How do we move “we are all one” from the bumper sticker to the streets?
How do we make it true that “not one of us will be lost…” (isolated) from the love of God?
By loving our God and our neighbour, by giving of ourselves for them, by sacrificing for them as Christ taught us, by focusing not on what we want but on what they need.
For all of human history we have been dreaming up utopias, perfect situations, perfect arrangements where the needs of all are met, where everything is equal and fair, where no one is left out, and all have failed.
Why? Because we have tried to do it ourselves; we have fought against God (Father, Son, and Holy Spirit) as He has tried to make us one because we would rather have the credit of creating perfection than receive it as a gift.
We have not learned grace, we have not learned humility, we have not learned love, because what we need to learn these things is the lesson that they do not come from us, they come from our Father in Heaven, His Son, and His Spirit, all who will us to be one even when we do not.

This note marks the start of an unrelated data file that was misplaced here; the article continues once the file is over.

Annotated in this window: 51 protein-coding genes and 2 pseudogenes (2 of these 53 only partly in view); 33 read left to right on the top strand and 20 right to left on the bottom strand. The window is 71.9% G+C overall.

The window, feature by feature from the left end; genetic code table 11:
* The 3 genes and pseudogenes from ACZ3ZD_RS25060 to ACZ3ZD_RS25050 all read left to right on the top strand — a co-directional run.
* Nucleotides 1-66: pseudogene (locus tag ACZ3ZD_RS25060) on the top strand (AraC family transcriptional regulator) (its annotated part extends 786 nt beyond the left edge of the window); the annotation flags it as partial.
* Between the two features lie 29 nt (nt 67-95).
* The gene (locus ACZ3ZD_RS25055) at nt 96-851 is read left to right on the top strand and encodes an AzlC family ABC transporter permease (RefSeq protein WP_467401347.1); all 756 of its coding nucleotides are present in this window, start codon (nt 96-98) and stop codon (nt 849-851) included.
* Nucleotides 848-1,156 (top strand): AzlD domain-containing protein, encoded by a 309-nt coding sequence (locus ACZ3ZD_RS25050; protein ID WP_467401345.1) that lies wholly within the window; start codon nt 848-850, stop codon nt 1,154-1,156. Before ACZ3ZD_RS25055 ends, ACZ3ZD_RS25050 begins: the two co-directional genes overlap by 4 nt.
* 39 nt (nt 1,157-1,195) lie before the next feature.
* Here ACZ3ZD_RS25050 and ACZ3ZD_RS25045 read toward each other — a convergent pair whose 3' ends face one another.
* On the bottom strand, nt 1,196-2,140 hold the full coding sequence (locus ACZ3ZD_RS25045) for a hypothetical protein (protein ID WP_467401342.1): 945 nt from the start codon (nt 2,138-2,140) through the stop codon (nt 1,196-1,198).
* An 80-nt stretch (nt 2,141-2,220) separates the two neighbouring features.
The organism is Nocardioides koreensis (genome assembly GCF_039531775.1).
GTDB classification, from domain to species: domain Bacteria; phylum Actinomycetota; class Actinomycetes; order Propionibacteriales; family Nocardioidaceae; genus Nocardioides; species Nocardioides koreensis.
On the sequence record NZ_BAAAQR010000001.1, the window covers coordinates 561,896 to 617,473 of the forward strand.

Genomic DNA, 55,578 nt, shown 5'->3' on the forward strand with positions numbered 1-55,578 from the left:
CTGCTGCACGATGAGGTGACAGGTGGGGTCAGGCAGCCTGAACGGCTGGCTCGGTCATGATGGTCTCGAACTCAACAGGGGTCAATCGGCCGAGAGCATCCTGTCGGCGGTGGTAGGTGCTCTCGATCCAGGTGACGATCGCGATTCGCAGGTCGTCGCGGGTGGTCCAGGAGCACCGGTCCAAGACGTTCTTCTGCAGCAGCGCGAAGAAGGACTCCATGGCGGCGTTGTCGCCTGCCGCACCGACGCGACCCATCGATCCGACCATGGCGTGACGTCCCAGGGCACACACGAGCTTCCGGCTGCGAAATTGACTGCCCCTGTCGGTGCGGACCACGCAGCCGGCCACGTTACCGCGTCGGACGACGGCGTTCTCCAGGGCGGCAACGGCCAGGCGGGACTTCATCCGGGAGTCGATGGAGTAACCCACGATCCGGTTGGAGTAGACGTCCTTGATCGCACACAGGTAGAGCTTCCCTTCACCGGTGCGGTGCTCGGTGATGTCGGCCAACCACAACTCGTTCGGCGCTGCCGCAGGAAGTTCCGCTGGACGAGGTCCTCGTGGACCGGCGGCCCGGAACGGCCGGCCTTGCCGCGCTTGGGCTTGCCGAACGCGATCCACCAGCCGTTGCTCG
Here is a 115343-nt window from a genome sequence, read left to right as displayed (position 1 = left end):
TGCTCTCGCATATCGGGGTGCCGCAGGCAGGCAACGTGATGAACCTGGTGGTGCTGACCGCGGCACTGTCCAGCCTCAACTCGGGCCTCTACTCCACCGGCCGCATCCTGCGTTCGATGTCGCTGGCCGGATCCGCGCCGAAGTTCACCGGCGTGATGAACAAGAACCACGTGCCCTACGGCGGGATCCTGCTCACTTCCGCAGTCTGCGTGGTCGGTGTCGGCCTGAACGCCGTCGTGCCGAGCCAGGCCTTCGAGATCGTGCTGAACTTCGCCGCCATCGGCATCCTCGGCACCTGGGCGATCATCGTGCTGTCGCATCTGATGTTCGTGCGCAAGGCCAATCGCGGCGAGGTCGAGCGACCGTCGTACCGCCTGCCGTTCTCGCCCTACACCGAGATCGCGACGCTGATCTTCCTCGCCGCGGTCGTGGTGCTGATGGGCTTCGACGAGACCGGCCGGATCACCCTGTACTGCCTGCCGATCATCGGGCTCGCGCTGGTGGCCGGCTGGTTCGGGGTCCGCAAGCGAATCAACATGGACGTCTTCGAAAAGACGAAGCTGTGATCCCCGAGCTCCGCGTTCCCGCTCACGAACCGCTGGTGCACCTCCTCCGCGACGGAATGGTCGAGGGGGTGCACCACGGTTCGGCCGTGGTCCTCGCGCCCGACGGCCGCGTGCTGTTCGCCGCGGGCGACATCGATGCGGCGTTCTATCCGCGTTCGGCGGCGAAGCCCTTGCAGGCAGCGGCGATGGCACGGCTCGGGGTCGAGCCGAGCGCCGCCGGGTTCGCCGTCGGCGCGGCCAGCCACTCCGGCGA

Moving to verse 13…
13 But now I am coming to you, and I speak these things in the world so that they may have my joy made complete in themselves. 14 I have given them your word, and the world has hated them because they do not belong to the world, just as I do not belong to the world. 15 I am not asking you to take them out of the world, but I ask you to protect them from the evil one. 16 They do not belong to the world, just as I do not belong to the world. 17 Sanctify them in the truth; your word is truth.
What does Christ want for us? To have His joy (the joy of GOD) made complete in ourselves…
‘Father, I have given them your word, and the world hated them for it… I am not asking you to take them out of the world, but to protect them from the evil one’
Friends, when we picture the world (the social world, the political world, the physical world) and our place in it, things tend to get very complicated very quickly:
As Christians should we be political or apolitical?